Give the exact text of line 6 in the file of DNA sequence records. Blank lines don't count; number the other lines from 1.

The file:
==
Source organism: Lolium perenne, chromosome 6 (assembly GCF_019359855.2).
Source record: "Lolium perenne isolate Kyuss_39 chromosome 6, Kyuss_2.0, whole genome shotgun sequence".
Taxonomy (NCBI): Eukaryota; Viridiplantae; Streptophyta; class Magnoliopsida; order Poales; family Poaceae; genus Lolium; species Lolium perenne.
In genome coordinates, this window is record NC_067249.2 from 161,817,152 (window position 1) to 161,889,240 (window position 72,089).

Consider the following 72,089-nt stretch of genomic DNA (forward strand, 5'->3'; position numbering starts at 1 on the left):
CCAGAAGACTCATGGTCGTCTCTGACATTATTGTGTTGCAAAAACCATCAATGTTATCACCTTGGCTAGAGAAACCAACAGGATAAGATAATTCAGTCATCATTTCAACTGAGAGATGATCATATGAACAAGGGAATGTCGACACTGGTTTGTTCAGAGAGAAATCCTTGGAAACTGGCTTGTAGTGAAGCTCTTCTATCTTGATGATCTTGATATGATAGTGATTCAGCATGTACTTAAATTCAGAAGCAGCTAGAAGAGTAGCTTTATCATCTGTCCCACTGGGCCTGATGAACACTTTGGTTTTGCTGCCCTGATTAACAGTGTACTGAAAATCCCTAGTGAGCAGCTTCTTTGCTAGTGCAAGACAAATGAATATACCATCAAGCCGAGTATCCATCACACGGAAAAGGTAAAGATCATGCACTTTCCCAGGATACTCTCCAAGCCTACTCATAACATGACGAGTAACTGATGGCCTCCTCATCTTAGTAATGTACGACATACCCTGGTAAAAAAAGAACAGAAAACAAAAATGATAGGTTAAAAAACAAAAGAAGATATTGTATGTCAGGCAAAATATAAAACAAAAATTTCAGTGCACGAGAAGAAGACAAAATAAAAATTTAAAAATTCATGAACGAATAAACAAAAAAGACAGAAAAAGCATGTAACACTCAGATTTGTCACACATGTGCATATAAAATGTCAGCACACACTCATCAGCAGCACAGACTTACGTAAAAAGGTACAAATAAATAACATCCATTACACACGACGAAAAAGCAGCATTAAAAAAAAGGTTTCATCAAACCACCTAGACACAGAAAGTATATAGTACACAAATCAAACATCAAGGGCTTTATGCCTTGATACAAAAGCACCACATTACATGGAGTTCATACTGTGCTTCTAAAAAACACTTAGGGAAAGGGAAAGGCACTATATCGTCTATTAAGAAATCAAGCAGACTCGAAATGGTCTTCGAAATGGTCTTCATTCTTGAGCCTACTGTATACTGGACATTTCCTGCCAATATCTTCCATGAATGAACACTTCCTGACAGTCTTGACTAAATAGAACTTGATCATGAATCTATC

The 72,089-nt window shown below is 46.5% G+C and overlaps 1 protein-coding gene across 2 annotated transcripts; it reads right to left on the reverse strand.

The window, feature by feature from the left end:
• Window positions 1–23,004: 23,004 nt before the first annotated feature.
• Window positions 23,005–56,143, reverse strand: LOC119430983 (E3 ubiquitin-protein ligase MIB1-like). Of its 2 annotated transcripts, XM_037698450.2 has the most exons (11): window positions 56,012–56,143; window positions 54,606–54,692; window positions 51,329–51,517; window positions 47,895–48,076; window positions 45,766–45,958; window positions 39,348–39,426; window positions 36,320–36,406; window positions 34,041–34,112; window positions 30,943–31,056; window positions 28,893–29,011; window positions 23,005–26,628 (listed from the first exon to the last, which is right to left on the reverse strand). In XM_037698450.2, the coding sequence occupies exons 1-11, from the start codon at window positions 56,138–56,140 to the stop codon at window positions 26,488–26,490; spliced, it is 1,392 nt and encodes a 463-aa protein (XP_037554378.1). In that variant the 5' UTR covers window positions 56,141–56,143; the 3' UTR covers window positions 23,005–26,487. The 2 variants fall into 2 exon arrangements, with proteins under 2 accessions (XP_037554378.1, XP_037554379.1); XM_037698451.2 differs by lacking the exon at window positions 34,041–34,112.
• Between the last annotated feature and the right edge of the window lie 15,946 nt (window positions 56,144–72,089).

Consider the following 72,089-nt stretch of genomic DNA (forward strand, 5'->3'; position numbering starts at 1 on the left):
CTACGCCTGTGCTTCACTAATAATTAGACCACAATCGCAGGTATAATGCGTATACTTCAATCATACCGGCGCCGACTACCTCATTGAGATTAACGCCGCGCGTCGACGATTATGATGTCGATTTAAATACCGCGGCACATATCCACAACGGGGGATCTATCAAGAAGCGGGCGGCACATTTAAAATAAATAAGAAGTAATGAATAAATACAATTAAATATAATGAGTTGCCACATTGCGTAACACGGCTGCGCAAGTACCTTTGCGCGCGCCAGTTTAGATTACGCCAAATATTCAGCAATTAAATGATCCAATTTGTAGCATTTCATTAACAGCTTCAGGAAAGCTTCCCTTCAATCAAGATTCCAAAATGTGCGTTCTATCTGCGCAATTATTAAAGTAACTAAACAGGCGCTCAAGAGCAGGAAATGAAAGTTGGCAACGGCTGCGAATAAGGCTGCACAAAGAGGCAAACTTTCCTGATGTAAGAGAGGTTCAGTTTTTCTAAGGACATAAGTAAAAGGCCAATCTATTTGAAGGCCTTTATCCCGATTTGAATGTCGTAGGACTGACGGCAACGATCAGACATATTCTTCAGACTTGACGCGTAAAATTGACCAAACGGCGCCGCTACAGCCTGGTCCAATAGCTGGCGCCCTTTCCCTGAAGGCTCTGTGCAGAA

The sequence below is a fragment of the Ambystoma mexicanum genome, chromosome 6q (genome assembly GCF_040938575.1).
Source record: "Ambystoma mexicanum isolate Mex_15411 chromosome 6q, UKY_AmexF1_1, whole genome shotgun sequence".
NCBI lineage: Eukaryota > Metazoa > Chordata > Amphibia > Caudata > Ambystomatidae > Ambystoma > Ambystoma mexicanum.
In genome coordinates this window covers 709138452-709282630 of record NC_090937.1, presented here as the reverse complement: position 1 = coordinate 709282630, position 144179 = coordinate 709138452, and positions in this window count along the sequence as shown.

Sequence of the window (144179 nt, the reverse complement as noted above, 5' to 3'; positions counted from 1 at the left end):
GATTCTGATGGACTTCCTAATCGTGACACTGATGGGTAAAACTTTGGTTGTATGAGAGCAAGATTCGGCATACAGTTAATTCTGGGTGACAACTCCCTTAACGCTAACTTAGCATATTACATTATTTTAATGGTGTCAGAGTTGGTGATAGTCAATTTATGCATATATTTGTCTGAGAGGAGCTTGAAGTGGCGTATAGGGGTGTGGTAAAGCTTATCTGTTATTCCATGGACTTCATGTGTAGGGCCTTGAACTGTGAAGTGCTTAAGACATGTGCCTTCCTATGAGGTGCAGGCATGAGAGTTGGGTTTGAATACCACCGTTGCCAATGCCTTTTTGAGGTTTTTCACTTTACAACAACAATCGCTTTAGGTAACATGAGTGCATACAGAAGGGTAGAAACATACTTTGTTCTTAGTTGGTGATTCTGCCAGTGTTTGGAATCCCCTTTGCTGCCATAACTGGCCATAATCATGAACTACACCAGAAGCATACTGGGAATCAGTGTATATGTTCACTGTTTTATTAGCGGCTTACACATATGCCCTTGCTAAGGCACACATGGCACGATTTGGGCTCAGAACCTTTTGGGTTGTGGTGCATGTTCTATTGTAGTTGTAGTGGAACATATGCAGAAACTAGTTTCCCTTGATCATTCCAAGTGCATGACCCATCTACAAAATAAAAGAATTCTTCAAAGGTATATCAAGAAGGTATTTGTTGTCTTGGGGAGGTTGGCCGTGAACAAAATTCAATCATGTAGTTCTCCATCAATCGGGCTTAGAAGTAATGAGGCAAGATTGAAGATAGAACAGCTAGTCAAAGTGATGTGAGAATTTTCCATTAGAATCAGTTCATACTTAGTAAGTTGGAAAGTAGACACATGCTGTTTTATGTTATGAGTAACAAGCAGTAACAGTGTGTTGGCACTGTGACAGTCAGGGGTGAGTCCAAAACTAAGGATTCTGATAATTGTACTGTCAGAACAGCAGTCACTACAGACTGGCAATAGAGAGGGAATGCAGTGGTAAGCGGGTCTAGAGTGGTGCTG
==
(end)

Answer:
CCAGAAGACTCATGGTCGTCTCTGACATTATTGTGTTGCAAAAACCATCAATGTTATCACCTTGGCTAGAGAAACCAACAGGATAAGATAATTCAGTCATCATTTCAACTGAGAGATGATCATATGAACAAGGGAATGTCGACACTGGTTTGTTCAGAGAGAAATCCTTGGAAACTGGCTTGTAGTGAAGCTCTTCTATCTTGATGATCTTGATATGATAGTGATTCAGCATGTACTTAAATTCAGAAGCAGCTAGAAGAGTAGCTTTATCATCTGTCCCACTGGGCCTGATGAACACTTTGGTTTTGCTGCCCTGATTAACAGTGTACTGAAAATCCCTAGTGAGCAGCTTCTTTGCTAGTGCAAGACAAATGAATATACCATCAAGCCGAGTATCCATCACACGGAAAAGGTAAAGATCATGCACTTTCCCAGGATACTCTCCAAGCCTACTCATAACATGACGAGTAACTGATGGCCTCCTCATCTTAGTAATGTACGACATACCCTGGTAAAAAAAGAACAGAAAACAAAAATGATAGGTTAAAAAACAAAAGAAGATATTGTATGTCAGGCAAAATATAAAACAAAAATTTCAGTGCACGAGAAGAAGACAAAATAAAAATTTAAAAATTCATGAACGAATAAACAAAAAAGACAGAAAAAGCATGTAACACTCAGATTTGTCACACATGTGCATATAAAATGTCAGCACACACTCATCAGCAGCACAGACTTACGTAAAAAGGTACAAATAAATAACATCCATTACACACGACGAAAAAGCAGCATTAAAAAAAAGGTTTCATCAAACCACCTAGACACAGAAAGTATATAGTACACAAATCAAACATCAAGGGCTTTATGCCTTGATACAAAAGCACCACATTACATGGAGTTCATACTGTGCTTCTAAAAAACACTTAGGGAAAGGGAAAGGCACTATATCGTCTATTAAGAAATCAAGCAGACTCGAAATGGTCTTCGAAATGGTCTTCATTCTTGAGCCTACTGTATACTGGACATTTCCTGCCAATATCTTCCATGAATGAACACTTCCTGACAGTCTTGACTAAATAGAACTTGATCATGAATCTATC